Posts Tagged ‘human’
What would you do if you discovered an odd strain of bacteria that exhibited unconventional behavior? Why, name it after Frank Zappa of course!…This is exactly what a team of Italian and Austrian researchers did when they found a bacterium that had apparently transitioned from causing acne in human skin to infecting the bark of grape vines.
“This is the first time it’s been found that a microorganism can switch from a human to a plant,” study author and self-professed Zappa fan Andrea Campisano, a microbiologist at the Edmund Mach Foundation in Italy, told the Los Angeles Times.
In addition to being a tribute to the late musician, the naming of P. acnes zappae is also a hat-tip to the Italian word for “hoe,” which is “zappa.”
Campisano is such a big fan of the experimental musician – he said he even has a quote from him prominently displayed on his lab computer screen: “If you end up with a boring miserable life because you listened to your mom, your dad, your teacher, your priest, or some guy on television … then you deserve it.”
Ostriches have bloodless erections, according to researchers.
The large birds were previously thought to have blood-based erection mechanisms similar to humans. But scientists from Yale University have now confirmed that the birds actually enlarge their penises with lymph fluid. All other birds with a penis achieve erections in this way, leading scientists to believe the mechanism evolved in their ancient ancestors…
The majority of birds reproduce with a ‘cloacal kiss’ – touching together their cloaca for long enough for sperm to transfer from the males to the females. The cloaca is a single opening through which urine and faeces are excreted but certain species, including ducks, geese, swans and flamingos also possess a penis. In birds, this reproductive organ is unusual as it is enlarged by lymph: the fluid found in bodily tissues.
But the ratite family, from large ostriches to small kiwis, were thought to be the exception to this rule. “Earlier reports form the late 19th Century had suggested that the ostrich had a blood vascular erection mechanism, while no data existed for the emu or rhea,” said Dr Patricia Brennan who co-authored the study.
“Since all other birds with penises have lymphatic erection mechanisms, I always thought that it was strange that the ostrich would be blood vascular.”
To solve the puzzle, Dr Brennan and her team closely examined the penis of a male ostrich and three male emus and found some key differences. “The penis of the ostrich is fundamentally very different from emu and rhea because it is made out of a dense collagen matrix, but the lymphatic machinery is all there,” she told BBC Nature.
“Ostriches do have blood vessels near the surface of the penis, that makes it look pink, but the inside of the penis fills up with lymph, not blood…The reason why the change between blood vascular and lymphatic took place remains a mystery,” said Dr Brennan.
At first look, this might have had special meaning for male humans, a sex group which seems to be consumed with questions about erections. Poisonally, I’d suggest research be devoted to the study of raccoon and bear penises. They are perpetually stiffened by a bone running the length of the interior. A little weightlifting might help out with the rest of the process.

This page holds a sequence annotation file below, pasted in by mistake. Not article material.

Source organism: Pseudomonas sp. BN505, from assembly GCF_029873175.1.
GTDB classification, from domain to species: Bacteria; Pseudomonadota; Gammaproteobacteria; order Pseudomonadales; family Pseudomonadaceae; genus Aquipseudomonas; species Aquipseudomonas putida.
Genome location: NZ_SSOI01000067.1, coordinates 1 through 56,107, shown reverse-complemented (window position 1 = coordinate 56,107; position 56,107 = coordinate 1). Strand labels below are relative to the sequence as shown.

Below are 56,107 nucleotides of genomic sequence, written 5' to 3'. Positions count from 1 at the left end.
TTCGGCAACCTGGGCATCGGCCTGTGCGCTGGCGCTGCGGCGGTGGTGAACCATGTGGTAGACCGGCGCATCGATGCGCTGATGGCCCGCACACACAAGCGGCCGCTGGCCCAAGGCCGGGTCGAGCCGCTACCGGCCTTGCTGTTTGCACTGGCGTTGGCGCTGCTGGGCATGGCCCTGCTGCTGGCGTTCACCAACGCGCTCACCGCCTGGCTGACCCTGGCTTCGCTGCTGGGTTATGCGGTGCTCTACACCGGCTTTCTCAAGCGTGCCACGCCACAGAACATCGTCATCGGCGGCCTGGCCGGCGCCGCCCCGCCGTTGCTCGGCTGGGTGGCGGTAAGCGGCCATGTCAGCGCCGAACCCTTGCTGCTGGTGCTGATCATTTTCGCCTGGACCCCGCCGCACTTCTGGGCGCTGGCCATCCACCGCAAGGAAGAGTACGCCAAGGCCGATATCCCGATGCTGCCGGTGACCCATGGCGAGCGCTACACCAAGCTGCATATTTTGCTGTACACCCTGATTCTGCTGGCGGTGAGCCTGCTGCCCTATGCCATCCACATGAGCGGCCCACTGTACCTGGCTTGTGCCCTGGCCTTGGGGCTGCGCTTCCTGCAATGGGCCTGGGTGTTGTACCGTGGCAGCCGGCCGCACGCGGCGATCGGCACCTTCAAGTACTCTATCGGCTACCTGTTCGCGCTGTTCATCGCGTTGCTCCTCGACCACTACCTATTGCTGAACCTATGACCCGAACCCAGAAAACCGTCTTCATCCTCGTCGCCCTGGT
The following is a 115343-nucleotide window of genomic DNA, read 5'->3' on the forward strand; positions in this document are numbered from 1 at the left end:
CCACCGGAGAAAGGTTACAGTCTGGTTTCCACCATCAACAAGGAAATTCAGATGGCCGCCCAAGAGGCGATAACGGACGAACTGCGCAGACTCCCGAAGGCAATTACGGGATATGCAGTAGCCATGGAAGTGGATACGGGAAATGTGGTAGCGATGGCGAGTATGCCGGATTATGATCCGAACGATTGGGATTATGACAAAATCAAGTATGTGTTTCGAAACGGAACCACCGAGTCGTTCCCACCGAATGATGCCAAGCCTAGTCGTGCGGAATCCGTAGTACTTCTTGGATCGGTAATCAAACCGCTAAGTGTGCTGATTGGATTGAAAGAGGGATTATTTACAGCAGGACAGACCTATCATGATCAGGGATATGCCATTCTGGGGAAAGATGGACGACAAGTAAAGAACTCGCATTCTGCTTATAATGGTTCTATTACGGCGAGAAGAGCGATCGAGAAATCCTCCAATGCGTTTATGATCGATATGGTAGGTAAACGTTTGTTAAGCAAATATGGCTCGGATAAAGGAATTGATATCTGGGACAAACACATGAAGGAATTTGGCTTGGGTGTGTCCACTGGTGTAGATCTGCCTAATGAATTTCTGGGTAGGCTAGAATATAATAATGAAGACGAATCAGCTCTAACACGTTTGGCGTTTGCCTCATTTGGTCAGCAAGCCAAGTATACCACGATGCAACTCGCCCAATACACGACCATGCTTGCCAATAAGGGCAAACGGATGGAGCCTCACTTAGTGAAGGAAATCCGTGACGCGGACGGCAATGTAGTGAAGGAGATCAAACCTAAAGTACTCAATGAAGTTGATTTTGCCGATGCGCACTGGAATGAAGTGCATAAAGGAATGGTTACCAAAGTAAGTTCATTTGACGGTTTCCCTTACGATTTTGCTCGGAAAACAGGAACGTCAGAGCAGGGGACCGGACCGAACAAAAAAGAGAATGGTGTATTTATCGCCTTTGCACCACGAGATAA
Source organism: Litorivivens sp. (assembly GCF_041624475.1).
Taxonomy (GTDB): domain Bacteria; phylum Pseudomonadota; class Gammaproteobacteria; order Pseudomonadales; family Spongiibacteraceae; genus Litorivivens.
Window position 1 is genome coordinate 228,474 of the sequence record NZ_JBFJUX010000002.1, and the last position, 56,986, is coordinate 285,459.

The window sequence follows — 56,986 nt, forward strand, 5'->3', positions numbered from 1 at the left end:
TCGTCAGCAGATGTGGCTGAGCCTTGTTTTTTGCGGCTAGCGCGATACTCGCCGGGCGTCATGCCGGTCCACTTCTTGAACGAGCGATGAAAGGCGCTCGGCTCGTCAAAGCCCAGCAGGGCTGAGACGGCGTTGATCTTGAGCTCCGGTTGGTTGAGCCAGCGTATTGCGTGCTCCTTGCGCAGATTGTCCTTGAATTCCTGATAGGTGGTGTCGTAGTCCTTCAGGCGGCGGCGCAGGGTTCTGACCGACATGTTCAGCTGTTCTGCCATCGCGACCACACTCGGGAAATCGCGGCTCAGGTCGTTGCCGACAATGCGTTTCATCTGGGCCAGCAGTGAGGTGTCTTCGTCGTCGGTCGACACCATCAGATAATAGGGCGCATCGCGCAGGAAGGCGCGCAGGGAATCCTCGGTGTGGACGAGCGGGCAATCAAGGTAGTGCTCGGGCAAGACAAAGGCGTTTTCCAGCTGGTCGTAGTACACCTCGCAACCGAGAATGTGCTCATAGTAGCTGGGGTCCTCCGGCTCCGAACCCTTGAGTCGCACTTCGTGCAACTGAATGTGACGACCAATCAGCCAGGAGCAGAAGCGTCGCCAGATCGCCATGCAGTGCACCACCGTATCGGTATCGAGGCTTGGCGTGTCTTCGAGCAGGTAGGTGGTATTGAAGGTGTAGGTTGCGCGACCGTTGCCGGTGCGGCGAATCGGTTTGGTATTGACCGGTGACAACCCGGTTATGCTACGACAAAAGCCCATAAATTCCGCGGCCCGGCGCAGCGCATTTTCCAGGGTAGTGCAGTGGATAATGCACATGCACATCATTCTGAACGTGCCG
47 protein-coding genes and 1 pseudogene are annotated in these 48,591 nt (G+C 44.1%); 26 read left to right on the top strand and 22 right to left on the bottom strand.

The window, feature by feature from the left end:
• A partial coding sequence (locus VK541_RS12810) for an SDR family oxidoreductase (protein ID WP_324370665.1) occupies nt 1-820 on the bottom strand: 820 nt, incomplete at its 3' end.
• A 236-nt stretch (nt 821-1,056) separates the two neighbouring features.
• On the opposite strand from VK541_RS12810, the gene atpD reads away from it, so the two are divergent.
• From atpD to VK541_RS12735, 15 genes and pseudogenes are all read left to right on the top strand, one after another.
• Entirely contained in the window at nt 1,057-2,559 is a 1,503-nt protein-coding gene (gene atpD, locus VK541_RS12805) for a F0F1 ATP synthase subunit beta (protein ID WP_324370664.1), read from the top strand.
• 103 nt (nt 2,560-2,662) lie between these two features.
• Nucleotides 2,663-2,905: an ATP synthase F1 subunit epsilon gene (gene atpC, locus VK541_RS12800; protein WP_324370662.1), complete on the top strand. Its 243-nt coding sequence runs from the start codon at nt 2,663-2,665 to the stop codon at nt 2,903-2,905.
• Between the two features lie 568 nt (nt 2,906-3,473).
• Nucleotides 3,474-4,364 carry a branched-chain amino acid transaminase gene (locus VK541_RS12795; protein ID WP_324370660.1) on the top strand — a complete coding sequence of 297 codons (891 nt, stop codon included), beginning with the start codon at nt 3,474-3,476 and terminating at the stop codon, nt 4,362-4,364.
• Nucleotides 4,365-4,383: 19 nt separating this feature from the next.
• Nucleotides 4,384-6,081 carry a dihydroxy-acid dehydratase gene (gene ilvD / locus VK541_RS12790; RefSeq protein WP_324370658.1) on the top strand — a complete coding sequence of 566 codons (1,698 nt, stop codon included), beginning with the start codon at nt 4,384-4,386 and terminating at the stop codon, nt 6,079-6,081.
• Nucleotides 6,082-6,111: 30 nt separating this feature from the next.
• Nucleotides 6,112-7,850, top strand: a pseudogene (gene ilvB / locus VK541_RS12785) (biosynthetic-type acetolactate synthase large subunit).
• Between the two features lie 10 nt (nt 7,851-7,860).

Though viruses are the most abundant life form on Earth, our knowledge of the viral universe is limited to a tiny fraction of the viruses that likely exist. In a paper published in the online journal mBio, researchers from the University of Pittsburgh, Washington University in St. Louis, and the University of Barcelona found that raw sewage is home to thousands of novel, undiscovered viruses, some of which could relate to human health.
There are roughly 1.8 million species of organisms on our planet, and each one is host to untold numbers of unique viruses, but only about 3,000 have been identified to date. To explore this diversity and to better characterize the unknown viruses, James Pipas…Roger Hendrix and…Michael Grabe…are developing new techniques to look for novel viruses in unique places around the world…The team searched for the genetic signatures of viruses present in raw sewage from North America, Europe, and Africa…
“What was surprising was that the vast majority of viruses we found were viruses that had not been detected or described before,” says Hendrix.
The viruses that were already known included human pathogens like Human papillomavirus and norovirus, which causes diarrhea. Also present were several viruses belonging to those familiar denizens of sewers everywhere: rodents and cockroaches. Bacteria are also present in sewage, so it was not surprising that the viruses that prey on bacteria dominated the known genetic signatures. Finally, a large number of the known viruses found in raw sewage came from plants, probably owing to the fact that humans eat plants, and plant viruses outnumber other types of viruses in human stool…
The main application of this new technology, says Hendrix, will be to discover new viruses and to study gene exchange among viruses. “The big question we’re interested in is, ‘Where do emerging viruses come from?’” he says. The team’s hypothesis is that new viruses emerge, in large part, through gene exchange. But before research on gene exchange can begin in earnest, large numbers of viruses must be studied, the researchers say.
“First you have to see the forest before you can pick out a particular tree to work on,” says Pipas. “If gene exchange is occurring among viruses, then we want to know where those genes are coming from, and if we only know about a small percentage of the viruses that exist, then we’re missing most of the forest.”